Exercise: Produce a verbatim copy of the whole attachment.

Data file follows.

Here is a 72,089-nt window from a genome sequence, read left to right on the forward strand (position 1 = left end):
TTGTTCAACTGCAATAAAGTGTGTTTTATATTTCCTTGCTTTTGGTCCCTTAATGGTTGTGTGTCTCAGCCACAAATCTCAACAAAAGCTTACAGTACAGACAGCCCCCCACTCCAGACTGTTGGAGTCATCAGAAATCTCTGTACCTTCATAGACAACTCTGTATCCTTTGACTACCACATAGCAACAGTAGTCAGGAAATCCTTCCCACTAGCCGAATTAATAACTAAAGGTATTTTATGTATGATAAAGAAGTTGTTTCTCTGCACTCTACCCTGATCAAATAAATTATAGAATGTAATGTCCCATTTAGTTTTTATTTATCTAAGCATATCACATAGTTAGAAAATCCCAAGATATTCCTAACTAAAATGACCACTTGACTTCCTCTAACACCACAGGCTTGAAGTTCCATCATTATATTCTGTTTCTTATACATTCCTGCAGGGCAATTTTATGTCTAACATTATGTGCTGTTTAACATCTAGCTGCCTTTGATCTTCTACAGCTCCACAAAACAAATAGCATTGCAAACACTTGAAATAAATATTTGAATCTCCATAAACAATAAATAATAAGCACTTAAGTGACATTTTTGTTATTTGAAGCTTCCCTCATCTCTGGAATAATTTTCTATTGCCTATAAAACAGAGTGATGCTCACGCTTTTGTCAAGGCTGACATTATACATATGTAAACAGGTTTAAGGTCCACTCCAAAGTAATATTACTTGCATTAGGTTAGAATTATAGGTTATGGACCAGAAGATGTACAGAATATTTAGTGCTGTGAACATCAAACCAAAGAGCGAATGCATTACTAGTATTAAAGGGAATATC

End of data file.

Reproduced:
Here is a 72,089-nt window from a genome sequence, read left to right on the forward strand (position 1 = left end):
TTGTTCAACTGCAATAAAGTGTGTTTTATATTTCCTTGCTTTTGGTCCCTTAATGGTTGTGTGTCTCAGCCACAAATCTCAACAAAAGCTTACAGTACAGACAGCCCCCCACTCCAGACTGTTGGAGTCATCAGAAATCTCTGTACCTTCATAGACAACTCTGTATCCTTTGACTACCACATAGCAACAGTAGTCAGGAAATCCTTCCCACTAGCCGAATTAATAACTAAAGGTATTTTATGTATGATAAAGAAGTTGTTTCTCTGCACTCTACCCTGATCAAATAAATTATAGAATGTAATGTCCCATTTAGTTTTTATTTATCTAAGCATATCACATAGTTAGAAAATCCCAAGATATTCCTAACTAAAATGACCACTTGACTTCCTCTAACACCACAGGCTTGAAGTTCCATCATTATATTCTGTTTCTTATACATTCCTGCAGGGCAATTTTATGTCTAACATTATGTGCTGTTTAACATCTAGCTGCCTTTGATCTTCTACAGCTCCACAAAACAAATAGCATTGCAAACACTTGAAATAAATATTTGAATCTCCATAAACAATAAATAATAAGCACTTAAGTGACATTTTTGTTATTTGAAGCTTCCCTCATCTCTGGAATAATTTTCTATTGCCTATAAAACAGAGTGATGCTCACGCTTTTGTCAAGGCTGACATTATACATATGTAAACAGGTTTAAGGTCCACTCCAAAGTAATATTACTTGCATTAGGTTAGAATTATAGGTTATGGACCAGAAGATGTACAGAATATTTAGTGCTGTGAACATCAAACCAAAGAGCGAATGCATTACTAGTATTAAAGGGAATATC